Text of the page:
Notes from the field: discussing with Twa hunter-gatherers in eastern DR Congo

During August and September 2019, LICCI partner Dr Cuni Sanchez and her colleagues Dr G. Imani and R. Batumike, started their research on climate change perceptions and adaptation by the Twa hunter-gatherers living around Kahuzi-Biega National Park. This park which covers lowland and montane forests, hosts several endangered iconic mammals such as Grauer’s gorilla (Gorilla beringei graueri), eastern chimpanzee (Pan troglodytes schweinfurthii) and forest elephant (Loxodonta africana var. cyclotis). Unfortunately, it is listed as a World Heritage Site in Danger as a consequence of past armed conflict in the region and the current presence of armed militia (involved in illegal mining and hunting) within the park. Despite being less notorious, climate change is also affecting the park, especially its montane forests.

Montane forests are particularly sensitive to climatic changes: with raising temperatures, the altitude where clouds (or fog) form changes. Fog is an important source of water in montane forests: leaves and branches from trees, together with mosses, collect water droplets from fog. As the Twa pointed out: ‘before nearly every day was misty; but now you can only find mist during the rainy season, and not even every day of it’. Changes in rainfall patterns, hail storms and temperatures were also reported. They also highlighted a notorious reduction in the abundance of mushrooms, edible caterpillars, wild honey and crabs, which they related to both deforestation and climatic changes. These changes had a negative effect on their diet and health.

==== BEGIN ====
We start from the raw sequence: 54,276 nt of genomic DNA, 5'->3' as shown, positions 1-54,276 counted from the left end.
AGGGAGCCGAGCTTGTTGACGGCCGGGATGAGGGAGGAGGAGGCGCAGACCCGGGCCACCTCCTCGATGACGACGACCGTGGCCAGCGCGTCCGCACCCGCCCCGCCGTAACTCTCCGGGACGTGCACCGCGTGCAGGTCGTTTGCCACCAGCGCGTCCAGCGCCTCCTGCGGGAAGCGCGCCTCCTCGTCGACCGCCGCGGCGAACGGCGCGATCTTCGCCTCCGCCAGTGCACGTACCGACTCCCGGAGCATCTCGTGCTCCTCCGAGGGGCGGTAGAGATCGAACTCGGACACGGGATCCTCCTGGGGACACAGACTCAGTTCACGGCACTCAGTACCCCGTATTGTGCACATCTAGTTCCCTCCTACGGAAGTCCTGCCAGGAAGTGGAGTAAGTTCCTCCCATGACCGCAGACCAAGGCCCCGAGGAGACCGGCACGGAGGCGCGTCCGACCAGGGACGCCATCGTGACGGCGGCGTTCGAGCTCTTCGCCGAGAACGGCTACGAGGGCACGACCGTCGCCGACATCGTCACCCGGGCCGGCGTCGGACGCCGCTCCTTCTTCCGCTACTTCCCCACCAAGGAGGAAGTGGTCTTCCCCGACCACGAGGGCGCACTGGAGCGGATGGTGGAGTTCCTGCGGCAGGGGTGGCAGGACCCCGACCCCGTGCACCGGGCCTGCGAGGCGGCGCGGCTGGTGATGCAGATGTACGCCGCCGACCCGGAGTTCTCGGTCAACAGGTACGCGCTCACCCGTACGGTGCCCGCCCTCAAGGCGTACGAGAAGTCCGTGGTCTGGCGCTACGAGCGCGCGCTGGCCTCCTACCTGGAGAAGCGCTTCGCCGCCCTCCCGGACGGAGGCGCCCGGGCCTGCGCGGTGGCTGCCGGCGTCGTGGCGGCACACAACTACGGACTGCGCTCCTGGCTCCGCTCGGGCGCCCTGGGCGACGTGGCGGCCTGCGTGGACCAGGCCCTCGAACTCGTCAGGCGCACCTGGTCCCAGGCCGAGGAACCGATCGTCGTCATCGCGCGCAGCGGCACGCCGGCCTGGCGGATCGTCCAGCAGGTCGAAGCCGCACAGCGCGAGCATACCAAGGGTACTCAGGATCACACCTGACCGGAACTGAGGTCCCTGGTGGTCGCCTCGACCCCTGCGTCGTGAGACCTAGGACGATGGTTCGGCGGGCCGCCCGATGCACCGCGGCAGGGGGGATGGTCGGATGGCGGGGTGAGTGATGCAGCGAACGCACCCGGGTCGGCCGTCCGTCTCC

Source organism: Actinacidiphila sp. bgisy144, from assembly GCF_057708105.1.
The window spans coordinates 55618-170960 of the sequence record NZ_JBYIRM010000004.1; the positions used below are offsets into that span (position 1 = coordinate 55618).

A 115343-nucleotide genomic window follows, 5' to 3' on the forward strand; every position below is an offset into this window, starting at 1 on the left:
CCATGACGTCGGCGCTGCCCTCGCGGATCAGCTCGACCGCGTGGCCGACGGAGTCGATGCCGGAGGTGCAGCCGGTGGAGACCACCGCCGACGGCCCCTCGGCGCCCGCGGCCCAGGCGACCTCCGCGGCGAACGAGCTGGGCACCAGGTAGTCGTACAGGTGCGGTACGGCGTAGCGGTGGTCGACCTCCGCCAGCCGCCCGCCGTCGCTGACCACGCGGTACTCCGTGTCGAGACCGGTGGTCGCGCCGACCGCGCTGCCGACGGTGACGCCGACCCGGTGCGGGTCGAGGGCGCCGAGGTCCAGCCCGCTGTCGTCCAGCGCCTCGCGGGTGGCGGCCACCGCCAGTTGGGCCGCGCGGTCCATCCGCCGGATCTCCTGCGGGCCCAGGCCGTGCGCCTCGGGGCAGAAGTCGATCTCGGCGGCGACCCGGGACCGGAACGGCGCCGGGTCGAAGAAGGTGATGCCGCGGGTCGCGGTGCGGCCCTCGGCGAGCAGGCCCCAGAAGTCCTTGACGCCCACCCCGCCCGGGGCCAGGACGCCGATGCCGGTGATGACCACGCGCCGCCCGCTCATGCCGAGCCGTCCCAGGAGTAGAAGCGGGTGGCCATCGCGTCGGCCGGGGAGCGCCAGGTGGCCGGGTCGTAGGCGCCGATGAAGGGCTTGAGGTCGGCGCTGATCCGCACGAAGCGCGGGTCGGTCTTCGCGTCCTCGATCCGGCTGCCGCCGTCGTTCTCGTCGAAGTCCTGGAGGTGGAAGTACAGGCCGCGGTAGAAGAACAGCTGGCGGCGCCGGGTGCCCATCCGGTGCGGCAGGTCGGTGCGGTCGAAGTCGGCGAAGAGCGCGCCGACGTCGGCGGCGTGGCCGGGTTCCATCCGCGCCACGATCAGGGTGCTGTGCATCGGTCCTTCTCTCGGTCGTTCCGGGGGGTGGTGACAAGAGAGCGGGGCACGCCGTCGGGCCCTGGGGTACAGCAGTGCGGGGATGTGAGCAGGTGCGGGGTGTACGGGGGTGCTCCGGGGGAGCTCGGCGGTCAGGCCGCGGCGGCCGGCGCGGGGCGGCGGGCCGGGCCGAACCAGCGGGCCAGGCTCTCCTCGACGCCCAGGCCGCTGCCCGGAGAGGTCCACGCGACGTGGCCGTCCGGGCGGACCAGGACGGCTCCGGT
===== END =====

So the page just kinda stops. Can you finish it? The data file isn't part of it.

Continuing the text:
Combining the traditional ecological knowledge of the Twa with meteorological data of nearby stations and remote sensing analysis of deforestation, the team will reconstruct the changes taken place in the area, and how the Twa have deal with them. The team also interviewed Tembo farmers to get insights on how these farmers have deal with climatic and environmental changes. The Twa were very happy to see the researchers (and vice-versa), whom they knew from a past project on forest use and valuation. With no TV, radio, or mobile phones, and limited access to schools and hospitals, the researchers are both a source of news and good entertainment.

Dr Aida Cuni Sanchez (University of York in UK), Dr Gerard Imani and Rodrigue Batumike (Université Officielle de Bukabu in DRC).

Twa family (on average they have 10 children, but child mortality before 5 years old is high).
Twa man and his assets (note the small number of assets they have)